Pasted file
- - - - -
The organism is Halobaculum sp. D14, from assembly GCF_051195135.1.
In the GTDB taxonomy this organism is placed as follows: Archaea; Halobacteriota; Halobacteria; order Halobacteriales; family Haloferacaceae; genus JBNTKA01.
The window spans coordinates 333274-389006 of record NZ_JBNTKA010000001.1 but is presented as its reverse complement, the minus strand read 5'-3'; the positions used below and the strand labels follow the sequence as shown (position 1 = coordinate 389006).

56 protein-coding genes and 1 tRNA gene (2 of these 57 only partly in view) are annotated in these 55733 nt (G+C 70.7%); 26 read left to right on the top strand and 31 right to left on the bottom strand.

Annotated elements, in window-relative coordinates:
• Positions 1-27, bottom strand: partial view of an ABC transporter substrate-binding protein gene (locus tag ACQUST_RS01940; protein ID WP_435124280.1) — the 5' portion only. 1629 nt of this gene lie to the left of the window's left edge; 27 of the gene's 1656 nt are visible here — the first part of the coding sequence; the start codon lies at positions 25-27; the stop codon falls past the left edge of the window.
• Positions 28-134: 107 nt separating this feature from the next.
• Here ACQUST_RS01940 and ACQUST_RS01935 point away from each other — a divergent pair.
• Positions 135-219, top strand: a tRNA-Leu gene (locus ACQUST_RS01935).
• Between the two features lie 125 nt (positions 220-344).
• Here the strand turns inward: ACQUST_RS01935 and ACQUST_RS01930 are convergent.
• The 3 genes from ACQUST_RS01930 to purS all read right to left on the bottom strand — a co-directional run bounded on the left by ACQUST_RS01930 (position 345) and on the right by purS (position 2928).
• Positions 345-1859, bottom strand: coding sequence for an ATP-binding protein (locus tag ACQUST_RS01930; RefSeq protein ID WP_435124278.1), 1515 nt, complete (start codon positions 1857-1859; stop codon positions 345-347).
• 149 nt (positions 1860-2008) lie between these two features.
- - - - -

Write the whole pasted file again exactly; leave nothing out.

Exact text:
The organism is Halobaculum sp. D14, from assembly GCF_051195135.1.
In the GTDB taxonomy this organism is placed as follows: Archaea; Halobacteriota; Halobacteria; order Halobacteriales; family Haloferacaceae; genus JBNTKA01.
The window spans coordinates 333274-389006 of record NZ_JBNTKA010000001.1 but is presented as its reverse complement, the minus strand read 5'-3'; the positions used below and the strand labels follow the sequence as shown (position 1 = coordinate 389006).

56 protein-coding genes and 1 tRNA gene (2 of these 57 only partly in view) are annotated in these 55733 nt (G+C 70.7%); 26 read left to right on the top strand and 31 right to left on the bottom strand.

Annotated elements, in window-relative coordinates:
• Positions 1-27, bottom strand: partial view of an ABC transporter substrate-binding protein gene (locus tag ACQUST_RS01940; protein ID WP_435124280.1) — the 5' portion only. 1629 nt of this gene lie to the left of the window's left edge; 27 of the gene's 1656 nt are visible here — the first part of the coding sequence; the start codon lies at positions 25-27; the stop codon falls past the left edge of the window.
• Positions 28-134: 107 nt separating this feature from the next.
• Here ACQUST_RS01940 and ACQUST_RS01935 point away from each other — a divergent pair.
• Positions 135-219, top strand: a tRNA-Leu gene (locus ACQUST_RS01935).
• Between the two features lie 125 nt (positions 220-344).
• Here the strand turns inward: ACQUST_RS01935 and ACQUST_RS01930 are convergent.
• The 3 genes from ACQUST_RS01930 to purS all read right to left on the bottom strand — a co-directional run bounded on the left by ACQUST_RS01930 (position 345) and on the right by purS (position 2928).
• Positions 345-1859, bottom strand: coding sequence for an ATP-binding protein (locus tag ACQUST_RS01930; RefSeq protein ID WP_435124278.1), 1515 nt, complete (start codon positions 1857-1859; stop codon positions 345-347).
• 149 nt (positions 1860-2008) lie between these two features.